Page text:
Employment and Job Market in Costa Rica
By 2018, Costa Rica reached 10.2% of unemployment, affecting mostly women in rural zones. This means that 242.000 individuals did not have steady income at that time. Informal work is becoming more popular without insurance, taxes or being part of statistics.
Covid-19 pandemic affected a lot of unemployment conditions for Costa Ricans because the focus was to stay safe and public health, some businesses closed and a lot of people were laid off from their work. Here’s a graphic provided by the Statistics Institute in Costa Rica showing unemployment numbers going from 2019 to the first trimester of 2022 where green is for women, red is for men and blue is for general unemployment.
In 2020 Costa Rica had an historic number of 24.4% of unemployed people. This is the absolute worst but right now the country’s unemployment is 13.3%. It’s a significant improvement and it reflects the economic reactivation after the pandemic.
During the Covid-19 emergency, the government allowed public and private enterprises to reduce employees’ hours worked in order to avoid the companies firing people for not being able to pay them full time jobs. Since most families were affected by reduced hours or unemployment, sadly, the bills were barely paid and this led the country to an economic recession which eventually led to a cost of living crisis.
The government started a campaign called “Protecting Bonus”, it was an economic help for families that could prove that the pandemic caused them to be in financial trouble to pay for housing and bills. Schools started providing food rations to students so they wouldn’t go hungry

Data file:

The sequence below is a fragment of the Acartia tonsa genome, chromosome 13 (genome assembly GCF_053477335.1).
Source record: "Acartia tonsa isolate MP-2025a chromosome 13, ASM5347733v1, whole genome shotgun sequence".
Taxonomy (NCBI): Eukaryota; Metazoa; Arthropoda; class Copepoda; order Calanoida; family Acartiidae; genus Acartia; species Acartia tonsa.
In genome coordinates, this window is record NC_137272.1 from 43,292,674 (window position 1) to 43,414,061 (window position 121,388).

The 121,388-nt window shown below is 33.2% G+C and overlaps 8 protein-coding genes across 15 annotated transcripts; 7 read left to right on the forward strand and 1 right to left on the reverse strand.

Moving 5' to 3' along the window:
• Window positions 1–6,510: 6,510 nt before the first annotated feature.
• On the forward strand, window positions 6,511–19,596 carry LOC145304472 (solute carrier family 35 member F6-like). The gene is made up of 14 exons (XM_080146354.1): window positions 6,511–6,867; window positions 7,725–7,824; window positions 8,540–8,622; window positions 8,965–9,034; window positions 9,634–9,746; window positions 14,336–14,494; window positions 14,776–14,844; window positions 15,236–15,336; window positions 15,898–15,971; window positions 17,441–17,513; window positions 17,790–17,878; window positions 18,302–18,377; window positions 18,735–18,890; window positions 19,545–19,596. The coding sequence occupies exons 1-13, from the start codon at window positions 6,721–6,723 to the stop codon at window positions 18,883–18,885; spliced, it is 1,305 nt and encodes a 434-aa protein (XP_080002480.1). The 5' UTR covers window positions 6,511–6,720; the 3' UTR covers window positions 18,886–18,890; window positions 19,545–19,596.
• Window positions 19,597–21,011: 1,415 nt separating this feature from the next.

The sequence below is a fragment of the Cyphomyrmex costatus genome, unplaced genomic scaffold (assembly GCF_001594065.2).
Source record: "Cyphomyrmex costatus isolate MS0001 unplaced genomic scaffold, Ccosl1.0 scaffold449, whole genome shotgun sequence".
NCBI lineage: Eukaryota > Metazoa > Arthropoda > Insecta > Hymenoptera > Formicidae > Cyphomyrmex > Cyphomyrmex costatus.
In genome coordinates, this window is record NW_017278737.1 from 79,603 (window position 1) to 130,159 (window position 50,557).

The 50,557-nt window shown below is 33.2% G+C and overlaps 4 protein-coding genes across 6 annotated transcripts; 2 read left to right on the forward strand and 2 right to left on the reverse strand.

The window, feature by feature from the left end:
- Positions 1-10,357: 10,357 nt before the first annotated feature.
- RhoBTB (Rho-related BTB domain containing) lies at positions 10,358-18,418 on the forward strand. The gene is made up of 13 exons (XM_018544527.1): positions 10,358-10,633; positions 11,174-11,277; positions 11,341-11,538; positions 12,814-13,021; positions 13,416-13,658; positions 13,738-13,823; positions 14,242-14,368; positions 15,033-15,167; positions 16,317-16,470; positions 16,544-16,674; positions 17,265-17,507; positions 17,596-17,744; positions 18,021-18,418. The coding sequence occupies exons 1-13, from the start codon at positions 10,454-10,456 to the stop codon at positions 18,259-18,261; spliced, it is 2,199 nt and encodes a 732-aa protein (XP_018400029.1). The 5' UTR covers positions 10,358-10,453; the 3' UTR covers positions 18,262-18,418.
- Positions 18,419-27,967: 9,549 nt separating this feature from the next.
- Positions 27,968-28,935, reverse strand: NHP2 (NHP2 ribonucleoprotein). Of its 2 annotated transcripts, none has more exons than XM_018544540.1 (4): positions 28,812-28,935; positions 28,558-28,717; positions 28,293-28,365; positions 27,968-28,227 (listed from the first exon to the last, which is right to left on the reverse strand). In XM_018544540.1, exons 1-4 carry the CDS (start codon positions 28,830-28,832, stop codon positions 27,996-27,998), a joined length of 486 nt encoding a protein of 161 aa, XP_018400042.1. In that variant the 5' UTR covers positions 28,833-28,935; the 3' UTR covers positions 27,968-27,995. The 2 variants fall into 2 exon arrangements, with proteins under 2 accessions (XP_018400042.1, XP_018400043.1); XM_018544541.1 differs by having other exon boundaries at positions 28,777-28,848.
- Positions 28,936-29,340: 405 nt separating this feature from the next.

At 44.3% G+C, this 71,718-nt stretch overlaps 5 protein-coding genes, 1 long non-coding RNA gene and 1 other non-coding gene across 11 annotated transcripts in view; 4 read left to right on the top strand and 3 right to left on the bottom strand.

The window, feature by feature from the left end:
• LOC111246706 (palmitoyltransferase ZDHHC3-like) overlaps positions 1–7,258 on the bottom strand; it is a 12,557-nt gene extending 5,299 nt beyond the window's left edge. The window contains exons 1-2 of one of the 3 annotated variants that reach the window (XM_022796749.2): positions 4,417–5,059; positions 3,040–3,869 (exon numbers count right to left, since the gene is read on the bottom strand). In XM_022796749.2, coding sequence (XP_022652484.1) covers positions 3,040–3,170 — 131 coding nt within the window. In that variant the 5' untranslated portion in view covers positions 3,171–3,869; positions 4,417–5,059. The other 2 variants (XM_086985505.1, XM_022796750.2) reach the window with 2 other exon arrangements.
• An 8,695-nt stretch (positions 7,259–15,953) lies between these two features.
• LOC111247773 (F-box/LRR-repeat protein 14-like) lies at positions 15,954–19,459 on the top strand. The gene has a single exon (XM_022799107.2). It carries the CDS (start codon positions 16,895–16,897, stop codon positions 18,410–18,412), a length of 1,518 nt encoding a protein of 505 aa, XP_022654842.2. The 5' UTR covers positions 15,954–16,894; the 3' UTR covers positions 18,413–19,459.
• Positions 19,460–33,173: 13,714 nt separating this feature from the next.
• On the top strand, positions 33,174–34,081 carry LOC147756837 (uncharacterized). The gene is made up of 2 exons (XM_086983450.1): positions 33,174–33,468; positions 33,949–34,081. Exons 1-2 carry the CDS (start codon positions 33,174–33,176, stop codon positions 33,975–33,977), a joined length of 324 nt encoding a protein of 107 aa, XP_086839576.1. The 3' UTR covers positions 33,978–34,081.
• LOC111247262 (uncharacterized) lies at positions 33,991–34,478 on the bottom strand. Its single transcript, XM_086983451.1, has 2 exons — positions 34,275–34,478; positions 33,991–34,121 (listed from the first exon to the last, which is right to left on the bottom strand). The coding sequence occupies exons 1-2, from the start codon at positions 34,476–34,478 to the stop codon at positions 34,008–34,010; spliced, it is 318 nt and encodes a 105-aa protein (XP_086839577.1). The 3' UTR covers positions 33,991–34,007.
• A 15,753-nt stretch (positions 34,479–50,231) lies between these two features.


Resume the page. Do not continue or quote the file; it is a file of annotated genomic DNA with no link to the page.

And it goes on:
Subemployment is when a person works less than 40 hours per week but the workers look for other jobs or are willing to do extra hours. Even if unemployment for women has decreased, most of subemployment jobs are taken by them.
As mentioned before, there are people working in an informal way: people who work for projects without legal, tax liability, insurance and other responsibilities. Limitations for contracting informal services include that the works are non-refundable, there’s no guarantee that it’s going to be well done and there’s no entity who can respond about the person you’re hiring or purchasing products from. As far as you know, they can be scammers. But the system pushes people to prefer this option to provide for their families. There are many hard working, professional people working informally, hoping for the circumstances to get better so they can formalize their activities.
If you’re a foreigner interested in working in Costa Rica, you’re more than welcome but need to know some things first:
- Costa Rican laws establish that a foreigner can only be hired if there’s no qualified Costa Rican candidate. To hire you, the company needs to be able to show they tried to hire someone from the country and you were the best candidate.
- Costa Rica has a high rate of alphabetization (95.8%) and an increasing amount of bilingual people.
- If you are a specialist in a specific area, it will be easy to get jobs in Costa Rica.
- You can work without a work permit but it is illegal and you could be prosecuted.
In general, the job market is improving a lot in 2022 and the perfect time to exchange careers or companies.